That said, there is something else to consider too. In most large companies, the managers don't always have a lot of power when it comes to salaries and in some cases, even promotions. So, without specific experience and a salary history, you may be artificially held down due to HR policies no matter how well you do. I know that has happened a number of times at various places I have worked, and it is frustrating both for the candidate and the manager. There are many places where it is better to actually leave the company and come back to get around the HR constraints regarding salary augments from internal promotions. So, just be aware that even though you are working hard and going above and beyond, you might not always get initially rewarded for it. However, in time it will almost always correct itself, but even so, keeping a positive attitude and having a desire to learn will always benefit you in the end one way or another.

Of course, once you get to the point of being in the industry for a long time like most of us here, you'll look back and say what the heck was I thinking, I should have been an accountant. Heh :slight_smile:

Best of luck,
-Jeff

It's the rare accountant indeed that gets a phone call at 2AM saying
that the books are on fire. :wink:

There are more than a few people out there that will look down on you for
your efforts - ignore them.

"The people who want you to give up are jealous because you're better than
them. The people who are already better than you don't care about you
because you're not as good as them."

Q

and then there are the people who are excited to have one more
  person join the network of engineers. and (IMHO) the sentiments
  quoted by Quinn are signs of short-sighted people. Everyone is
  better at some things and worse at others. Don't ignore anyone,
  don't look down on anyone - you will find there are things to learn
  from everyone and you have something to teach everyone.

  as mentioned earlier - a good team player is hard to find.

/bill

tyler,

some additional "soft" skills that will help you distinguish yourself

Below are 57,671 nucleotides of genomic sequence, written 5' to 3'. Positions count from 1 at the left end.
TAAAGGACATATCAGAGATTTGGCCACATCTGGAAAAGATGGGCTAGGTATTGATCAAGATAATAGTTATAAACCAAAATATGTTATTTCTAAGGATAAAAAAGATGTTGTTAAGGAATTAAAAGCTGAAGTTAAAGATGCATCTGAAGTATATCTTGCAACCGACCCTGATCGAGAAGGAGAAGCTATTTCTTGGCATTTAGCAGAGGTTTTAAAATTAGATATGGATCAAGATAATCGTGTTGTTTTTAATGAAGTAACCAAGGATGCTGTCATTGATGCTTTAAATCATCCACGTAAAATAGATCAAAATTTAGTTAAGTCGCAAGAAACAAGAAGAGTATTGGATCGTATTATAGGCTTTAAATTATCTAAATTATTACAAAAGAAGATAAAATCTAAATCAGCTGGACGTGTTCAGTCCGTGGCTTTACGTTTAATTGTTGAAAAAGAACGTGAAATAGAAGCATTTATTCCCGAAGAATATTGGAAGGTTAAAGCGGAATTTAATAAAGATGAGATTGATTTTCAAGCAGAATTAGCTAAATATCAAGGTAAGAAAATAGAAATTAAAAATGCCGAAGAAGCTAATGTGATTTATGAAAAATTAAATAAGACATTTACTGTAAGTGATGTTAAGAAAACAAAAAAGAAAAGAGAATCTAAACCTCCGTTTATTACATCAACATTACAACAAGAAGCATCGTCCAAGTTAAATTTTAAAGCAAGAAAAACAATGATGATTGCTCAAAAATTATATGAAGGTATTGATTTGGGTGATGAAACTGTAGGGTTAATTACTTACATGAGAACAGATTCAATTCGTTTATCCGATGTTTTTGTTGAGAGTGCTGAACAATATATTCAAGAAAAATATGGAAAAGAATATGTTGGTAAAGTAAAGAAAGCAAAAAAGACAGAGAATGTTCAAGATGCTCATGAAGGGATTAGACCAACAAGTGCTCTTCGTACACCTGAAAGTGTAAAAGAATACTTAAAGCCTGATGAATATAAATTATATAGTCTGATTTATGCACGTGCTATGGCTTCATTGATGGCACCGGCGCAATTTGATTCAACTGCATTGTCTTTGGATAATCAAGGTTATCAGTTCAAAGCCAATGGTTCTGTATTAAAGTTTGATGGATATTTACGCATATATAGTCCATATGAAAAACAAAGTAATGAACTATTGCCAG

from others:

- learn to write well: take some creative writing classes in addition
  to technical writing. being able to efficiently write clear,
  concise, and effective documentation is a skill that is necessary,
  and i daresay, required, especially for senior-level staff.

- learn how to present/speak: join the local toastermasters. grok
  tufte's 'visual display of quantitative information' (or something
  similar -- this goes back to writing effective and concise
  documentation)

- in addition to business and finance, learn negotiation techniques.
  'getting to yes' is a good book; there are many others

- learn time/task/project management: you should be able to accurately
  guage how long things take, task interdepence, and how to structure a
  (simple) project. try a few different methods to find one that works
  for you, and then build and rebuild your home lab using your project
  plan. this is also a good time to practise documentation :wink:

- get involved: join/start local users groups, go to a conference or
  two, subscribe to/read mailing lists on topics which interest you, or
  which are relevant to something you are studying/playing with

- to reiterate what others have said:
  learn to troubleshoot. learn to troubleshoot. learn to troubleshoot.
  - develop an efficient, comprehensive methodology, and stick to it (a
    checklist can be helpful)
  - learn to take notes as you work through your procedure (what you
    did, what was the result: this will aid in writing both root-cause
    reports and operational procedures -- more documentation practise)
  - as you gain experience, re-evaluate and optimise, but be consistent
    in your approach
  - be able to explain and justify your procedure(s); teaching and
    learning from others makes you both better. mentoring will be an
    extremely valuable skill to your hiring manager/team (and will
    better position you for leadership roles)

- learn how to use $favourite_search_engine in order to find answers

you might also consider getting a juniper j-series box (or running
bird on a *nix box, or three). a ccnp will teach you cisco's way, but
most provider networks are heterogenous, and the ability to understand
a non-cisco device (and moreover, a non-cisco-style cli/config), will
benefit you long-term (imho).

above all, have fun with what you are doing. this industry can be a
lot of fun, but it is also stressful, and if you aren't enjoying what
you are learning/doing, it might be time to re-evaluate your
focus/priorities.

hth
/joshua